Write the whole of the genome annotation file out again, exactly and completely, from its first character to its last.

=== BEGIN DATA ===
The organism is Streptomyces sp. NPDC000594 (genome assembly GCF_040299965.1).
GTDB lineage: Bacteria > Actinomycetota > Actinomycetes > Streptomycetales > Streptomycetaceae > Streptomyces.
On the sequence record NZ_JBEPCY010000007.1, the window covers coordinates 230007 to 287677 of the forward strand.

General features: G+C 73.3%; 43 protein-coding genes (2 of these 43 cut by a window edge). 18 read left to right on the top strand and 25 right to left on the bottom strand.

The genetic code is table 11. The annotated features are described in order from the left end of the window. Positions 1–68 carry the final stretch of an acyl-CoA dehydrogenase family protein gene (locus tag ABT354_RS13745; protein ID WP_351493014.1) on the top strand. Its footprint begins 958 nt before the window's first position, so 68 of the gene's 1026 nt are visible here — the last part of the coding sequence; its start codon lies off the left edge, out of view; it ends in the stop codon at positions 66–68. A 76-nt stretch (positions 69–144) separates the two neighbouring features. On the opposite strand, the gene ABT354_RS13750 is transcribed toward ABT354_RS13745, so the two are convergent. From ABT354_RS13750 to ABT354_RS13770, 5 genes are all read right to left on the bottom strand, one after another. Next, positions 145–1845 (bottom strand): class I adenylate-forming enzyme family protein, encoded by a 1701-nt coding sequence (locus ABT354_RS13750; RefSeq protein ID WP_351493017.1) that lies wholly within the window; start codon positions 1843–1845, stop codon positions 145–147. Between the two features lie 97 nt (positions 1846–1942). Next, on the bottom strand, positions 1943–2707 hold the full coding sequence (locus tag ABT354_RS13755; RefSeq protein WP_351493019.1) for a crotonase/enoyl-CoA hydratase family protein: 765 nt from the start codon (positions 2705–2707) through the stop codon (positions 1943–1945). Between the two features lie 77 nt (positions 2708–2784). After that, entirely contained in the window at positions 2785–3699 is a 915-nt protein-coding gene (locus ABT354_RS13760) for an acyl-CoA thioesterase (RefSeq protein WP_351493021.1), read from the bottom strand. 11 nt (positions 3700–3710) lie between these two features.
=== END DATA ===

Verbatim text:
The organism is Streptomyces sp. NPDC000594 (genome assembly GCF_040299965.1).
GTDB lineage: Bacteria > Actinomycetota > Actinomycetes > Streptomycetales > Streptomycetaceae > Streptomyces.
On the sequence record NZ_JBEPCY010000007.1, the window covers coordinates 230007 to 287677 of the forward strand.

General features: G+C 73.3%; 43 protein-coding genes (2 of these 43 cut by a window edge). 18 read left to right on the top strand and 25 right to left on the bottom strand.

The genetic code is table 11. The annotated features are described in order from the left end of the window. Positions 1–68 carry the final stretch of an acyl-CoA dehydrogenase family protein gene (locus tag ABT354_RS13745; protein ID WP_351493014.1) on the top strand. Its footprint begins 958 nt before the window's first position, so 68 of the gene's 1026 nt are visible here — the last part of the coding sequence; its start codon lies off the left edge, out of view; it ends in the stop codon at positions 66–68. A 76-nt stretch (positions 69–144) separates the two neighbouring features. On the opposite strand, the gene ABT354_RS13750 is transcribed toward ABT354_RS13745, so the two are convergent. From ABT354_RS13750 to ABT354_RS13770, 5 genes are all read right to left on the bottom strand, one after another. Next, positions 145–1845 (bottom strand): class I adenylate-forming enzyme family protein, encoded by a 1701-nt coding sequence (locus ABT354_RS13750; RefSeq protein ID WP_351493017.1) that lies wholly within the window; start codon positions 1843–1845, stop codon positions 145–147. Between the two features lie 97 nt (positions 1846–1942). Next, on the bottom strand, positions 1943–2707 hold the full coding sequence (locus tag ABT354_RS13755; RefSeq protein WP_351493019.1) for a crotonase/enoyl-CoA hydratase family protein: 765 nt from the start codon (positions 2705–2707) through the stop codon (positions 1943–1945). Between the two features lie 77 nt (positions 2708–2784). After that, entirely contained in the window at positions 2785–3699 is a 915-nt protein-coding gene (locus ABT354_RS13760) for an acyl-CoA thioesterase (RefSeq protein WP_351493021.1), read from the bottom strand. 11 nt (positions 3700–3710) lie between these two features.